- Self-Efficiency – Rising kindergarteners should have the ability to take care of personal needs, such as handwashing or going to the bathroom. Teaching them how to wash their hands, brush their teeth, etc. encourages independence and has a positive effect on their overall health now and in the future.
- Gross Motor Skills – It's important for you to help preschoolers develop the gross motor skills they need to participate in activities that require coordination and balance. They will eventually use these skills to ride a bike without training wheels, play tag on the playground, and participate in team sports.
- Fine Motor Skills – Helping children develop fine motor skills is as equally important as helping them develop gross motor skills. If children haven't developed the small muscle coordination they need to hold a pencil or paintbrush by the time they enter kindergarten, they will have a difficult time completing activities and learning in their new environment.
- Natural Curiosity – Make sure you take time to encourage children's natural curiosity in preschool. Natural curiosity will help rising kindergarteners explore different concepts, ask questions, and experiment in the classroom. They'll also be more open to trying new things.
Involving Children's Families
A child's family is one of the greatest tools you can utilize in preparing him or her for the transition to kindergarten. Here are a few ways you can encourage family engagement and keep families involved in their child's learning and development:
- Talk with families about what their children are expected to know when they enter kindergarten. Letting families know what their children need to work on before the start kindergarten can give families the information they need to extend learning outside of the classroom. Networking with the preschool and kindergarten teachers in your community also lets families know that everyone is working together to meet early learning standards and make the transition to kindergarten as smooth as possible.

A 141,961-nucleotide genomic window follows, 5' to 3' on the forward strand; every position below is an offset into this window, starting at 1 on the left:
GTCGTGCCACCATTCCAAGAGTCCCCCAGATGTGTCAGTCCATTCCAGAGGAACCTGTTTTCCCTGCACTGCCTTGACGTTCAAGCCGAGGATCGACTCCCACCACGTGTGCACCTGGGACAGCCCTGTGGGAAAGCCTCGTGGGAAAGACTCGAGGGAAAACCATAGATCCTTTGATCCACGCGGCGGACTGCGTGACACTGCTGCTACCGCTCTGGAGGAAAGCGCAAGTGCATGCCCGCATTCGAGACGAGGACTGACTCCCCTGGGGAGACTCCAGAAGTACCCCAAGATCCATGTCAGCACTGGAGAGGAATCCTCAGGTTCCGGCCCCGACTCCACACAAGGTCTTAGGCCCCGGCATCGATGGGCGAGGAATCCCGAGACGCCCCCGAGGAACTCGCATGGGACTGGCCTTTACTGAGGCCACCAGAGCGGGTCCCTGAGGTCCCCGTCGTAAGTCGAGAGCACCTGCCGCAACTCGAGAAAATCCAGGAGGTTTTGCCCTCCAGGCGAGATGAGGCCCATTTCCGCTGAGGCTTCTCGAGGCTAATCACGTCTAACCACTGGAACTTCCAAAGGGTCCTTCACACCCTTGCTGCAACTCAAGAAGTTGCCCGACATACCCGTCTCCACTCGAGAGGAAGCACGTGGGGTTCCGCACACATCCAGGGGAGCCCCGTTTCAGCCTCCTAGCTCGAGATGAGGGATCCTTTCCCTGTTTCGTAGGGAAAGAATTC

- Give families tips on what they can do at home to help their preschooler be prepared for kindergarten. Sending home activity sheets or take-home kits is a great way to encourage parents to support learning at home while building the school-home connection. Let families know that simply reading to or with their child every day can make a world of difference in preparing a child for kindergarten.
- Make sure families know about kindergarten registration and screening and any other important information. Each school district has different kindergarten registration and screening requirements. Make sure your preschoolers' families know how to enroll their children in kindergarten. Send home reminders of important dates or let them know where they can find all of the information they need.
Browse the School Readiness category of our Insights and Inspirations section for even more tips on helping children prepare for the start of kindergarten or the start of a new school year. We also have a variety of wonderful learning materials available in the Family Engagement and Social and Emotional sections of our website.